You’ve done it again, Maranda. Are you even aware that you are arguing against points I did not raise in this post? I never said that I would like to teach creation in public schools (I wouldn’t). I never said that they should stop teaching evolution (they shouldn’t). And twice you have invoked the talking snake, whereas I never mentioned it or even alluded to it.
What I advocate is teaching kids to think. That’s a horse of a far different color than teaching them “facts”. They tell you, for example, that we evolved up from lower species, and that the more evolving we did, the more sophisticated and intelligent and downright attractive we became. Then before you have a chance to ask how that’s even possible without some force or entity or intelligence at work, guiding the process, they tell you that the mechanism that caused it to work is “natural selection”. Somehow we’re supposed to just accept natural selection as a done deal – a closed case. But is it?
A friend of mine says this about natural selection:
Natural selection isn’t even a mechanism. By definition, a mechanism is something that does something. NS, doesn’t qualify because at best it is merely a descriptive term to describe certain observations after the fact. That doesn’t tell us a thing about what mechanism caused something to be the way we observe it. And all those supposed successive slight modifications haven’t been observed either….they’ve been supposed, proposed and speculated upon, but never observed.
What we have observed is adaptation which merely means that organisms have a remarkable ability to adapt to changes in thier environment. One of the interesting things about adaptation is that in nearly every case, those adaptations tend to ocillate around a mean depending on what environmental pressures are present or absent over some period of time. None of that explains how the organism came to posses adaptability in the first place.
And then we have some rather insurmountable problems for Darwinian evolution, such as irreducible complexity found in many biological systems, especially at the cellular level. Or specified complexity. Neither of these can be explained by Darwinian evolution, but are explained by intelligent cause.
So without the doctrine of natural selection, Darwinists are exposed as emperors without any clothes. They are left to say in effect, ‘OK, if natural selection is not a mechanism, or if it is a mechanism, but can’t be proven scientifically, can’t we just accept that it’s a reasonable thing to assume? ‘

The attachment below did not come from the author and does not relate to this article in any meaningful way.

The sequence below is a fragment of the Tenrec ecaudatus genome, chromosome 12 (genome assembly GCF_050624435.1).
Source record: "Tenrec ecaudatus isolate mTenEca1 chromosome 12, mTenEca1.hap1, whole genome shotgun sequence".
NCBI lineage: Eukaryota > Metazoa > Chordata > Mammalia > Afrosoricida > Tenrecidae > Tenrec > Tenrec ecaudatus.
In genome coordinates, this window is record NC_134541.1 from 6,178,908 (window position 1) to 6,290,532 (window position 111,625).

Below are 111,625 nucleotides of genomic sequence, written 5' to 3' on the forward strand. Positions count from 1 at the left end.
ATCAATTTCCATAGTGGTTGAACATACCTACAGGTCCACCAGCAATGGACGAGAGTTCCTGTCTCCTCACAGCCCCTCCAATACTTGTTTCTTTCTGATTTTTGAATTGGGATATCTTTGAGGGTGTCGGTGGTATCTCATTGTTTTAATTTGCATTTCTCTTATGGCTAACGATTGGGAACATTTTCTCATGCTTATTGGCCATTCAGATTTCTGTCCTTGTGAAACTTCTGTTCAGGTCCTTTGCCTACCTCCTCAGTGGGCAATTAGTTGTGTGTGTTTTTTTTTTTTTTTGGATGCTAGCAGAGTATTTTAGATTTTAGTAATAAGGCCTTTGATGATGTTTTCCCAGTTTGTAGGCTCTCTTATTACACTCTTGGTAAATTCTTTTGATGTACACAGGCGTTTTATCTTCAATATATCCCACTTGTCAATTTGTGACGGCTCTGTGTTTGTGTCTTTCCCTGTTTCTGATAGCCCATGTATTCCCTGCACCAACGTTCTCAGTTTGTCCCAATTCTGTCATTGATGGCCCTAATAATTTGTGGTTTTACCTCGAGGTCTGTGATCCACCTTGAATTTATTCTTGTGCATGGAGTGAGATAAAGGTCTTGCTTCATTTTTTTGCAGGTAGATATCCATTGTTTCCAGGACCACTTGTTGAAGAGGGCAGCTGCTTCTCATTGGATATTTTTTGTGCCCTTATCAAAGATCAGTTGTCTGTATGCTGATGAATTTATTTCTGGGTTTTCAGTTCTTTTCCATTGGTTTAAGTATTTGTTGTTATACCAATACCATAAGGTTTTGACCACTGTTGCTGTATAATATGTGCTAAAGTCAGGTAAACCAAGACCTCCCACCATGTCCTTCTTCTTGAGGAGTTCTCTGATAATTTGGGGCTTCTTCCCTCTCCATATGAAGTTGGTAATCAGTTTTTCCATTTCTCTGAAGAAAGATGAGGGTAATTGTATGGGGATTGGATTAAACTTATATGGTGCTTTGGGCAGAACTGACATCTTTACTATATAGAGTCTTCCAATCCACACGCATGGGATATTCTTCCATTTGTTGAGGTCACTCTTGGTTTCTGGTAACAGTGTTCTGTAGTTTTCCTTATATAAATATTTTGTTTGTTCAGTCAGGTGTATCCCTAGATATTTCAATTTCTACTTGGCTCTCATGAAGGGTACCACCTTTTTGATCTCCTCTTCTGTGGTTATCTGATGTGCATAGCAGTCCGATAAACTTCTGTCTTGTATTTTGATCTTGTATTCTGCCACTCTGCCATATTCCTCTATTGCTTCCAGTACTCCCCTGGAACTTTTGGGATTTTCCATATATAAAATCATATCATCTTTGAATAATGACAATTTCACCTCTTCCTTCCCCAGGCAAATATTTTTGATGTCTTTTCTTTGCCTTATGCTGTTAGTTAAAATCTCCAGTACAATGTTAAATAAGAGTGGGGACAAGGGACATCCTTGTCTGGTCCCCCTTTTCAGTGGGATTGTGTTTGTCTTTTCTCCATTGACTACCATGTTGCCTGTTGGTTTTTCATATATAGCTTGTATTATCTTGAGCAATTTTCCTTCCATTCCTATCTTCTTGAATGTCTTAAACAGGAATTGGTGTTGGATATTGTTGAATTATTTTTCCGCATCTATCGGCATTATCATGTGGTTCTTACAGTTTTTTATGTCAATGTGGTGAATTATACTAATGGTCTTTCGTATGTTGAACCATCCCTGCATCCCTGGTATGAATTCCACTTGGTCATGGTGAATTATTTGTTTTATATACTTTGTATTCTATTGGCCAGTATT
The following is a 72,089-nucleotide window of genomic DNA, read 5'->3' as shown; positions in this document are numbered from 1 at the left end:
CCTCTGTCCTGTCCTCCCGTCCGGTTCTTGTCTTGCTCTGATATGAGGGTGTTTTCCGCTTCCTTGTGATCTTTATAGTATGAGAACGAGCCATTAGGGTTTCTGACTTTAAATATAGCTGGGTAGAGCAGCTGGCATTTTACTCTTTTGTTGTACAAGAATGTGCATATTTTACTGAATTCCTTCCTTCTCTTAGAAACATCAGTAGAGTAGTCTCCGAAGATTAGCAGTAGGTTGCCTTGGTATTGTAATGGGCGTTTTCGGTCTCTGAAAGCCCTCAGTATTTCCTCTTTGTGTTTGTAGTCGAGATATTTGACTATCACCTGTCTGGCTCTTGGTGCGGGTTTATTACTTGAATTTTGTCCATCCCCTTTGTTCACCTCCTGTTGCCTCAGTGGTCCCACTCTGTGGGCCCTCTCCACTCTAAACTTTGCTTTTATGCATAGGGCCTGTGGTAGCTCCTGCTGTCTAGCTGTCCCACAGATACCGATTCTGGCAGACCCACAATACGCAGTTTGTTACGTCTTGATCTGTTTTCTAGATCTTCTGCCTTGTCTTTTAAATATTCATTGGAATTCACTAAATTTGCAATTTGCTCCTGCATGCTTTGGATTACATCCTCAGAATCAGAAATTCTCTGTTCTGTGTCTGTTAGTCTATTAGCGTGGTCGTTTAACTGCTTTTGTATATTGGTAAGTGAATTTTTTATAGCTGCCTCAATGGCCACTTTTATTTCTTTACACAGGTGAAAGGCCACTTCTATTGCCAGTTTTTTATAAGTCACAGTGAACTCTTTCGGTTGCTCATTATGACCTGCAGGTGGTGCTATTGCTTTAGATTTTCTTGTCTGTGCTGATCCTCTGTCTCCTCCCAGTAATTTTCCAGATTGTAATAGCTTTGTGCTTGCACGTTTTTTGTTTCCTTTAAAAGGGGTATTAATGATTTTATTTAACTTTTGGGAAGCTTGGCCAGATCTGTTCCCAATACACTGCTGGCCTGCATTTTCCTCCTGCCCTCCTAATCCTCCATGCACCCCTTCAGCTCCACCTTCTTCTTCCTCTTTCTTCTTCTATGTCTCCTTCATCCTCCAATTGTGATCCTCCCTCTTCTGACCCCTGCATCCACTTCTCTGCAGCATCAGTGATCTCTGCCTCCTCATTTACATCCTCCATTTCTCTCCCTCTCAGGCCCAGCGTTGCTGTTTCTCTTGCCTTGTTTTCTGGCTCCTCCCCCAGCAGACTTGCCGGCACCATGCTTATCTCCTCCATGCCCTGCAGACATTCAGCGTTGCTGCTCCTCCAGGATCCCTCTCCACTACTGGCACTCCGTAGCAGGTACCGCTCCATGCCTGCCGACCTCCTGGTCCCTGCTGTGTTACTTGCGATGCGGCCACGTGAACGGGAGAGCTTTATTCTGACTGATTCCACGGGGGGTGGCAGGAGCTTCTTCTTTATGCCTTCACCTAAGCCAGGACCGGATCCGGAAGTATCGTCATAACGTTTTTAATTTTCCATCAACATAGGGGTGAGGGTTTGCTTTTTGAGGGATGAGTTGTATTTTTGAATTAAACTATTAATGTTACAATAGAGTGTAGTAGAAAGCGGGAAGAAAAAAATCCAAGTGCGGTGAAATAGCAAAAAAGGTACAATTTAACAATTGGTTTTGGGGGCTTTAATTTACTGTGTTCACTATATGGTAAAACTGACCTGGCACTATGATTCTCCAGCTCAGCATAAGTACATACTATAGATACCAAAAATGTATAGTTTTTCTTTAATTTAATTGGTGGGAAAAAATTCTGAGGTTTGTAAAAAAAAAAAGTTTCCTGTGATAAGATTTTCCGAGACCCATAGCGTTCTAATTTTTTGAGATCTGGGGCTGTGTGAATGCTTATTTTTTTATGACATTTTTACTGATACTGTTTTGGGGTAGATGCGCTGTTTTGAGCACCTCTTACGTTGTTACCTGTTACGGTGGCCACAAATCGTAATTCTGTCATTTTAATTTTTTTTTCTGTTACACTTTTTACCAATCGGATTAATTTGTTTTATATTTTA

The answer is yes, it is reasonable to build a hypothesis on that assumption. But that’s not what they do. What they do is to obfuscate the fact that they did that little slight of hand and simply move on, as if they had just made an irrefutable statement. Red is a color. Jet engines are loud. All living things eventually die. Those are all statements of fact. We would have a hard time proving any of them true scientifically. But it is reasonable to assume they’re true, because we have seen them to be true every time we have observed them, and we know of no exceptions to them being true. But no such claim could be made of natural selection. So it’s completely bogus to assume it’s fact.
Meanwhile, the main point of the Stephen Meyer article is that information always has an intelligent source. Here again, we can’t prove that, but it’s reasonable to assume it’s true because each and every observation has seen it to be true, and it seems reasonable to assume its complexity and non-random arrangement required something more than the working of nature.
What’s your answer to that Maranda?
While I’m at it, I want to also suggest that there are a few important points you seem to be ignoring. One is this: If Darwinian evolution is true, why do we care what other people think of us? Natural selection seems to work by getting the strong to overpower the weak – by having the strong and fast eat the weak and slow. If I steal your purse, you yell ‘Stop thief!’ and have me arrested for doing you wrong. But Darwin says I was just doing what came naturally – trying to survive. Listen to what Annie Dillard had to say on the subject in her Pulitzer prize-winning book, Pilgrim at Tinker Creek. While trying to commune with nature, she saw that evolution loves death, not life. She saw a waterbug sting a frog and suck its brains out. it was one of the most horrifying and brutal things she had ever seen. She wrote:
Cock Robin may die the most gruesome of slow deaths, and nature is no less pleased. The sun comes up, the creek rolls on, the survivors still sing. I cannot feel that way about your death, nor you about mine, nor either of us about the robin’s… We value the individual supremely, and nature values him not a whit. It looks for the moment as though I might have to reject this creek life unless I want to be utterly brutalized. Is human culture with its values my only real home after all? Either this world – nature – is a monster ,or I am a freak, because I believe that the strong should not eat the weak, but everything in nature says it should.
All right then. It is our emotions which are amiss. We are freaks, the world is fine, and let us all go have lobotomies to restore us to a natural state. We can leave the library then, go back to the creek lobotomized, and live on its banks as untroubled as any muskrat or reed. You first.
The point is that we know down deep inside of us that people matter. I matter. So do you. So does your neighbor. If we act on that, if we protect our neighbor from harm rather than eating him, we are acting counter to what evolution tells us we must do to survive.
Think about it.